Rate of growth on IPv6 not fast enough?

Owen DeLong owen at delong.com
Tue Apr 20 08:12:58 CDT 2010

On Apr 20, 2010, at 5:40 AM, Joe Greco wrote:

>> In message <201004200022.o3K0M2Ba007459 at aurora.sol.net>, Joe Greco writes:
>>>> That'd be easy if you were just starting up an ISP. What do you do with
>>>> your existing customer base? If their current service includes a
>>>> dynamic public IPv4 address, you can't gracefully take it away, without
>>>> likey violating services T&Cs, government telco regulations etc. So
>>>> you'll have to go through a formal process of getting agreement with
>>>> customers to take them away.
>>> I haven't seen any such documents or regulations.
>> People purchaced the service on the understanding that they would
>> get a Internet address.  A address behind a NAT is not a Internet
>> address, it's a *shared* Internet address which is a very different
>> thing.
> People purchase mobile Internet service and get placed behind 
> carrier NAT.  People get free Internet at hotels and are almost
> always behind a NAT.  The terminology war is lost.
Most hotels I have stayed in recently have a "Upgrade to public IP"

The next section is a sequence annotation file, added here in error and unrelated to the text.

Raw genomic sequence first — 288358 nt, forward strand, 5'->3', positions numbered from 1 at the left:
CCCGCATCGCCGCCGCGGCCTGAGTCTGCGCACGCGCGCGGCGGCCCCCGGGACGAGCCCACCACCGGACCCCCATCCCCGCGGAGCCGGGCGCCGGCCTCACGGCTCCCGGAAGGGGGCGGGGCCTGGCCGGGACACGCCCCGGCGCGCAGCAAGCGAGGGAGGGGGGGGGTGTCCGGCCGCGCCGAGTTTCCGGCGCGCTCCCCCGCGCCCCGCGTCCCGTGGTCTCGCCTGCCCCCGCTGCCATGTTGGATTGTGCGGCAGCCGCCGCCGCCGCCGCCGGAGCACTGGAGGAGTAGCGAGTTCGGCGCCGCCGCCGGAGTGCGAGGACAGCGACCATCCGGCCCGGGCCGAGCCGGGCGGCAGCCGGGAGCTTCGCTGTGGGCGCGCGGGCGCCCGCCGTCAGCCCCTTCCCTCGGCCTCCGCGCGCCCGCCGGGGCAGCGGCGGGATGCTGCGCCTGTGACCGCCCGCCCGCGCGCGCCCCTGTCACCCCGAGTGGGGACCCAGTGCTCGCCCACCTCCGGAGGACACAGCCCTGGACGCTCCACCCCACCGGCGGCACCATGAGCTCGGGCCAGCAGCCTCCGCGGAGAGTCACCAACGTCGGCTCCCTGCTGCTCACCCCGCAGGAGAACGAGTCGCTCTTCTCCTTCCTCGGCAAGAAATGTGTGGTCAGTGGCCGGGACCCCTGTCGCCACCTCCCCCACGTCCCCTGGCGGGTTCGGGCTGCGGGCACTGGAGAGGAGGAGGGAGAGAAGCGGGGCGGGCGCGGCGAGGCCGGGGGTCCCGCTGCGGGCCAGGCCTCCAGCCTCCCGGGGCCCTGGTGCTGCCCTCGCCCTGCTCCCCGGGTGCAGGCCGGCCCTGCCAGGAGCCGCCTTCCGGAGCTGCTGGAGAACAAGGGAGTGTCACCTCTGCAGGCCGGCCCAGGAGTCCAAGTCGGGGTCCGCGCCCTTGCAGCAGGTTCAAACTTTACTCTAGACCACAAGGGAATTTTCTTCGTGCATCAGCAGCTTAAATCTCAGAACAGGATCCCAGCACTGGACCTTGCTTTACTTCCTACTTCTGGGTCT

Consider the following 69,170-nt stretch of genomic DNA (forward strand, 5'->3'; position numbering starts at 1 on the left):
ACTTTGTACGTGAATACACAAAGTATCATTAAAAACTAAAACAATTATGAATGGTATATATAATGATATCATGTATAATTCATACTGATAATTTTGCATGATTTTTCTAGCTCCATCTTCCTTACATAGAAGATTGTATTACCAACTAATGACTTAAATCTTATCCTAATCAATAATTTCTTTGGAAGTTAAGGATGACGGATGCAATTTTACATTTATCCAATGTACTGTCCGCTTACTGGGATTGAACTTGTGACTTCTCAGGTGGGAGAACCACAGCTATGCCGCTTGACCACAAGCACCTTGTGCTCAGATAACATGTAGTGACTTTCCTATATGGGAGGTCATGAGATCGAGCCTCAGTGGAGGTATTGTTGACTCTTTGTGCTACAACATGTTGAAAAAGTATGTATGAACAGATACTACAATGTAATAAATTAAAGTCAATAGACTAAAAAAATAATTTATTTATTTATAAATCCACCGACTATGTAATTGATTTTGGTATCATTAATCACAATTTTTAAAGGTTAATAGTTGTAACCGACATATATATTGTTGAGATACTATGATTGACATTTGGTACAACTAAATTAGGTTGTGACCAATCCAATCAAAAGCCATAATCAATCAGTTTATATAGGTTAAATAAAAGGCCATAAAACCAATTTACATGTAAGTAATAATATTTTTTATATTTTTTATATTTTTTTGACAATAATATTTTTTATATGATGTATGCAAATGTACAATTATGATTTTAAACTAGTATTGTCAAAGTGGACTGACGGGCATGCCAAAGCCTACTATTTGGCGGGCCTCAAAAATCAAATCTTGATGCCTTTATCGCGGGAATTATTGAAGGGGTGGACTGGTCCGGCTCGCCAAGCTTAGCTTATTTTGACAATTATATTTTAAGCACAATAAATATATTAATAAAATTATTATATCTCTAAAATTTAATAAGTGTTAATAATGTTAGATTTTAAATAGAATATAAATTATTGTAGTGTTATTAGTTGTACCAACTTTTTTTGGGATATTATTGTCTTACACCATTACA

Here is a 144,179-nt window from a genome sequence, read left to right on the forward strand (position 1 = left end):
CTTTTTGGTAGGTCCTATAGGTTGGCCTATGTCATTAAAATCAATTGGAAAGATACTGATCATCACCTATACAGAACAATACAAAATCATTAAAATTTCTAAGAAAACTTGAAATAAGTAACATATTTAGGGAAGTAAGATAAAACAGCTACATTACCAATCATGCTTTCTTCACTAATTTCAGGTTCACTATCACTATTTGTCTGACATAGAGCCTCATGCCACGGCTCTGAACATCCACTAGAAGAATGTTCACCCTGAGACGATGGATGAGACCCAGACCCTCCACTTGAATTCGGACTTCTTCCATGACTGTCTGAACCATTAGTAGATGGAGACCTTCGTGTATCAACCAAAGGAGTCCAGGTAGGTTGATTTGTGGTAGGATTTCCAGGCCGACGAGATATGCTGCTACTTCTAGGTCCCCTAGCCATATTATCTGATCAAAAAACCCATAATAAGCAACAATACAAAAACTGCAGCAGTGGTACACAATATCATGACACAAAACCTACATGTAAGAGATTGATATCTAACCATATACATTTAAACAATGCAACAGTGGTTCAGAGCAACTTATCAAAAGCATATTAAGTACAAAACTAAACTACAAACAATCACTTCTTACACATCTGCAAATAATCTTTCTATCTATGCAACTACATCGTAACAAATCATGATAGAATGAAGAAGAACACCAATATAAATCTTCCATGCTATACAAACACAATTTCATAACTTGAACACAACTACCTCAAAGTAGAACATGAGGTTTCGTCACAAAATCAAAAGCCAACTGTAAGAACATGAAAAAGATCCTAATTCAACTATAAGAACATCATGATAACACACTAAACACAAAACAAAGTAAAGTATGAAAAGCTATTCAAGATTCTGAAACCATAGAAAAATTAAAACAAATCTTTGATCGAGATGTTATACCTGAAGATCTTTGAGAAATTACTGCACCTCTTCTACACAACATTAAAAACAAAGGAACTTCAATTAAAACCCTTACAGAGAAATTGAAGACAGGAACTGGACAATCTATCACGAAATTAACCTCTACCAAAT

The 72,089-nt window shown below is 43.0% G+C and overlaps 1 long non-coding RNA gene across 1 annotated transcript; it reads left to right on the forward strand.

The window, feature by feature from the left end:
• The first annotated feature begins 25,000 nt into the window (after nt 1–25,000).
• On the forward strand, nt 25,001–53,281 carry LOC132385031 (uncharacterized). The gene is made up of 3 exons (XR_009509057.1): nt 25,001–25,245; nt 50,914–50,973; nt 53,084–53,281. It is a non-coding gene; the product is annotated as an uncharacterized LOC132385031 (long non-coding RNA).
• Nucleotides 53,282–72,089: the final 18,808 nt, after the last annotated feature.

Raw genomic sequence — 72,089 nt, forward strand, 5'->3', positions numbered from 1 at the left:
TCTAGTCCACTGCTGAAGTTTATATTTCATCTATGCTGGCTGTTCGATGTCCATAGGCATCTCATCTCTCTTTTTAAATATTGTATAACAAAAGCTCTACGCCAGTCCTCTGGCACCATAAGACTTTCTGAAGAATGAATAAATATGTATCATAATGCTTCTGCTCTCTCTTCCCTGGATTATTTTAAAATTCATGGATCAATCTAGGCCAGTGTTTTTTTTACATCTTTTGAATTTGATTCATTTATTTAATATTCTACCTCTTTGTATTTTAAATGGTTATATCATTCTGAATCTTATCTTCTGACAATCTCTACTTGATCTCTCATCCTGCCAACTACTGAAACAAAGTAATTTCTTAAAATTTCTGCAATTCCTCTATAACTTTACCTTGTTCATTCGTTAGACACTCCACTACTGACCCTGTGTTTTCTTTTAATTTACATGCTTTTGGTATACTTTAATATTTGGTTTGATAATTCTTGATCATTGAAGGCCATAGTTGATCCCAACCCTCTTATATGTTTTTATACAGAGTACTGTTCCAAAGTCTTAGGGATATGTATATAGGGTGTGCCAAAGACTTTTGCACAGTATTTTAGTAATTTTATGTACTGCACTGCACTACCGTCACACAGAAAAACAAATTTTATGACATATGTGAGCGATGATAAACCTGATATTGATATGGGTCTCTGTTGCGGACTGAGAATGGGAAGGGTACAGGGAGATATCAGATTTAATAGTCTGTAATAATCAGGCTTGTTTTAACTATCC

button which I routinely use.  I have never encountered an additional
charge for that public IP.

>>> Many/most people are _already_ behind a NAT gateway.
>> They are behind NAT44 which they deployed themselves and control
>> the configuration of themselves.  They can direct incoming traffic
>> as they see fit.  They are NOT restricted to UDP and TCP.
>> NAT444 is a different kettle of fish.  There are lots of things
>> that you do with a NAT44 that you can't do with a NAT444.
>> If all you do is browse the web and read email then you won't see
>> the much of a difference.  If you do anything more complicated than
>> making outgoing queries you will see the difference.
> You *might* see the difference.  You might not, too.
> And hey, just so we're clear here, I would *agree* that Internet access
> ought to mean an actual IP address with as little filtering, etc., as
> reasonable...  but we're exploring what happens at exhaustion here.  So
> I'm not interested in arguing this point; the fact of the matter is that
> we WILL hit exhaustion, and it's going to be a hell of an operational
> issue the day your subscribers cannot get an IP from the DHCP server
> because they're all allocated and in use.
The good news is that in IPv6, it probably will mean that again.


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